It says something about the pre-tournament favourites when they are more than capable of self-combusting and finishing in mid-table mediocrity. For all their faults, France remain widely tipped to finish top of the pile in this year’s RBS Six Nations but, as is so often the case with Les Bleus, nothing is guaranteed.
Lievremont has had some unusual selection policies
They travel to Murrayfield for their opening match on Sunday in conflicting circumstances. For only the second time, four French teams have progressed to the Heineken Cup quarter-finals but as club rugby has flourished, the national team has lacked consistency.
After the euphoria of winning in New Zealand for the first time since 1994 and beating South Africa in the autumn, France were humiliated by Dan Carter and co as the All Blacks ran riot in Marseille.
It’s this inconsistency which continues to plague the French. But hasn’t it always?
In the 1999 Rugby World Cup, France upset the apple cart by winning an epic semi-final against a New Zealand side largely expected to lift the Webb Ellis Trophy. But they were unable to repeat their stunning display of pure running rugby in the final, going down 35-12 to Australia.
And four years later they suffered a similar fate. After destroying Ireland in the last eight, they disappeared in the semi-final as England prevailed courtesy of 24 points from the boot of Jonny Wilkinson.
While their potential is frightening, their lack of consistency is just as scary. The last 12 months have highlighted this contradiction perfectly and head coach Marc Lievremont has a difficult task of curtailing the inconsistency without inhibiting the unpredictable flair.
Although it has become something of a cliche, throughout rugby history, France have been blessed with individual genius – pure flair and invention.
One man, a small winger nicknamed “missile” who infamously ran the All Blacks ragged at Twickenham over a decade ago, is a classic example.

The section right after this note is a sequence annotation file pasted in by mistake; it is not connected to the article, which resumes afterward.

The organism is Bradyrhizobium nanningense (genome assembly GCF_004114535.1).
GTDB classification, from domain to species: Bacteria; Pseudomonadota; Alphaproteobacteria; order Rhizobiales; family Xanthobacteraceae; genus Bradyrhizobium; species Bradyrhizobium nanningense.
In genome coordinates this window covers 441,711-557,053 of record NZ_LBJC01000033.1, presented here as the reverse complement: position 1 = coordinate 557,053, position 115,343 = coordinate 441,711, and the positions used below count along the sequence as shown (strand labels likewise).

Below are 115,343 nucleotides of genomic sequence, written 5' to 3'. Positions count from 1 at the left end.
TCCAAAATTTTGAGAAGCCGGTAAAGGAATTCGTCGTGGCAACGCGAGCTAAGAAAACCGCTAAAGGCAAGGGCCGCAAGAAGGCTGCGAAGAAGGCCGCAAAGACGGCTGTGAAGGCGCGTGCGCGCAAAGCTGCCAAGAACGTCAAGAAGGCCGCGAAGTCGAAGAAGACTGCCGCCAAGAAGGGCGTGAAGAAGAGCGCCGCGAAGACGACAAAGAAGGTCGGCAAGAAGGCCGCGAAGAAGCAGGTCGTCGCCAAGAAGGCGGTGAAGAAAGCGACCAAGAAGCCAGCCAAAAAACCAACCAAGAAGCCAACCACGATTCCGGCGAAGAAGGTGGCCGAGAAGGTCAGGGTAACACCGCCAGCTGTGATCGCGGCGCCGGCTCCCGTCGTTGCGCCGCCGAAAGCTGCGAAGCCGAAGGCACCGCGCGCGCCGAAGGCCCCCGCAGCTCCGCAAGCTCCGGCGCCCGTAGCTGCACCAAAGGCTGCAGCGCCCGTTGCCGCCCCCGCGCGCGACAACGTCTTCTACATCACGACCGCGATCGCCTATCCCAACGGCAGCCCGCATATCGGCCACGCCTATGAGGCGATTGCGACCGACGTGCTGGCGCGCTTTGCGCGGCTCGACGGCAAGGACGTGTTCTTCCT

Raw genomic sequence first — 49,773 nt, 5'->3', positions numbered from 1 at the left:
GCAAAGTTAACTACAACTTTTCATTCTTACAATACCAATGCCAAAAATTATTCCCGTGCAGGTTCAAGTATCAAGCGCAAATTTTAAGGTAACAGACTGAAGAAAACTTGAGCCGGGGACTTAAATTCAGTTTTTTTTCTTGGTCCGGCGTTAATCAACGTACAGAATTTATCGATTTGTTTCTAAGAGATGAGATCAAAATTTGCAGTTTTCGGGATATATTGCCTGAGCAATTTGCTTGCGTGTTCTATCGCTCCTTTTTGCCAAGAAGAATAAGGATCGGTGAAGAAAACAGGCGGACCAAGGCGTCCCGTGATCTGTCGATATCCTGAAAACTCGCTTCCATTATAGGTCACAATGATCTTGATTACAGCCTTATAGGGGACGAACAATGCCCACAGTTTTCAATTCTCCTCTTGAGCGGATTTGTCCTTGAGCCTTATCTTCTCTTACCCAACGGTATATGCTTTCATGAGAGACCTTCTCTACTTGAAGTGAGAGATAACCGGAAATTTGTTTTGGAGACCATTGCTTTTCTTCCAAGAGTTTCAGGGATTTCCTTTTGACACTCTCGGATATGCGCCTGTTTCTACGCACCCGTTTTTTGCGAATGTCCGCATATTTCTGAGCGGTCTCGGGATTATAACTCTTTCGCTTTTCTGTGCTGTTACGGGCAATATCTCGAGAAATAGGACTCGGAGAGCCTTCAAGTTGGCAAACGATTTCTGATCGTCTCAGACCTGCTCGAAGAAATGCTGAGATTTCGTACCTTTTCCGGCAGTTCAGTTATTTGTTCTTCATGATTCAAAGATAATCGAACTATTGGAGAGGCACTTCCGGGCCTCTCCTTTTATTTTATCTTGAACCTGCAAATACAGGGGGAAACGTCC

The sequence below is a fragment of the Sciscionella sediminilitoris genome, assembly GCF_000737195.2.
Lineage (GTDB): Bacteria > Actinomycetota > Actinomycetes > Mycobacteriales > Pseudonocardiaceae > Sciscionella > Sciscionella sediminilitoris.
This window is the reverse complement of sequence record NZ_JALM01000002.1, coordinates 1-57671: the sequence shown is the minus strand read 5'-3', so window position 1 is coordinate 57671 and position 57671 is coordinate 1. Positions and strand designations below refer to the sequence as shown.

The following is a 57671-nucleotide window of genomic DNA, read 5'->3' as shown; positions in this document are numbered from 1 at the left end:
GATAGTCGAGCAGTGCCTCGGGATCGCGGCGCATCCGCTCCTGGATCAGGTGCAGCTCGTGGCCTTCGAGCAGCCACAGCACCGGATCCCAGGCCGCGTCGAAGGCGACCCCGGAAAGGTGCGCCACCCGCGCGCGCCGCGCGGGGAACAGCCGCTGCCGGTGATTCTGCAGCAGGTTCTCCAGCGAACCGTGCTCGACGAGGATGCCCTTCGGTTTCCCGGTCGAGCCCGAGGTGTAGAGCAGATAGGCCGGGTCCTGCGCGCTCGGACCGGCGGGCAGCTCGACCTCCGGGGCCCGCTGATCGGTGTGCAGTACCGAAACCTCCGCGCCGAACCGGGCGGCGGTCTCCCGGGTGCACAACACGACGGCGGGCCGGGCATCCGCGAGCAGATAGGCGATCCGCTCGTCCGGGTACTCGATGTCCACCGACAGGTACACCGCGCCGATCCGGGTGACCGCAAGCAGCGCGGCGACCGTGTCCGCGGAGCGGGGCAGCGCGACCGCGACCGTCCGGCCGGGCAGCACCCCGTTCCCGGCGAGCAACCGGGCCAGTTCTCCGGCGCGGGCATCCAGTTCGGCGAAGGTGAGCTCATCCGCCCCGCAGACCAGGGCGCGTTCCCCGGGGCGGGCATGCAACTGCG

At 5ft 7in, Christophe Dominici was hardly the most imposing physical specimen, but his innate talent to exhilarate crowds with free flowing rugby epitomised the Pierre Villepreux / Jean-Claude Skrela era of improvisation.
When Bernard Laporte took over at the end of 1999 his first game in charge ended in a 36-3 victory over Wales and France ended up winning three matches to finish second behind England in the 2000 Six Nations.
And Dominici, at the time, was quick to point out the new coach did not try to change a nation’s natural instincts.
“We all know what the Latin temperament is about: you don’t concentrate much, you’re lethargic and you rely on natural talents,” he said.
“What Bernard has done is make everybody aware of their responsibilities, that way we all have a role to play within the team.”
Lievremont take note. The former Biarritz flanker has overseen 21 Tests, winning 11 and losing 10 since his appointment after the 2007 World Cup.
Perhaps his latest squad is the clearest indication yet of his intentions to employ a more pragmatic, structured approach after beginning his tenure with high risk, high reward rugby.
The omissions of Cedric Heymans, Fredric Michalak, Maxine Medard and Florian Fritz provide a telling statement of purpose while the inclusion of Mathieu Bastareaud, Aurelien Rougerie and Julien Malzieu emphasise the shift towards physicality.
A balance must be struck if France are to fulfil their undoubted talent – percentage rugby and audacious rugby in equal measure. Get it right and France will justify their favourites tag; get it wrong and Lievremont’s men will once again be left wondering and the head coach’s position may be under threat.
By Tom Walker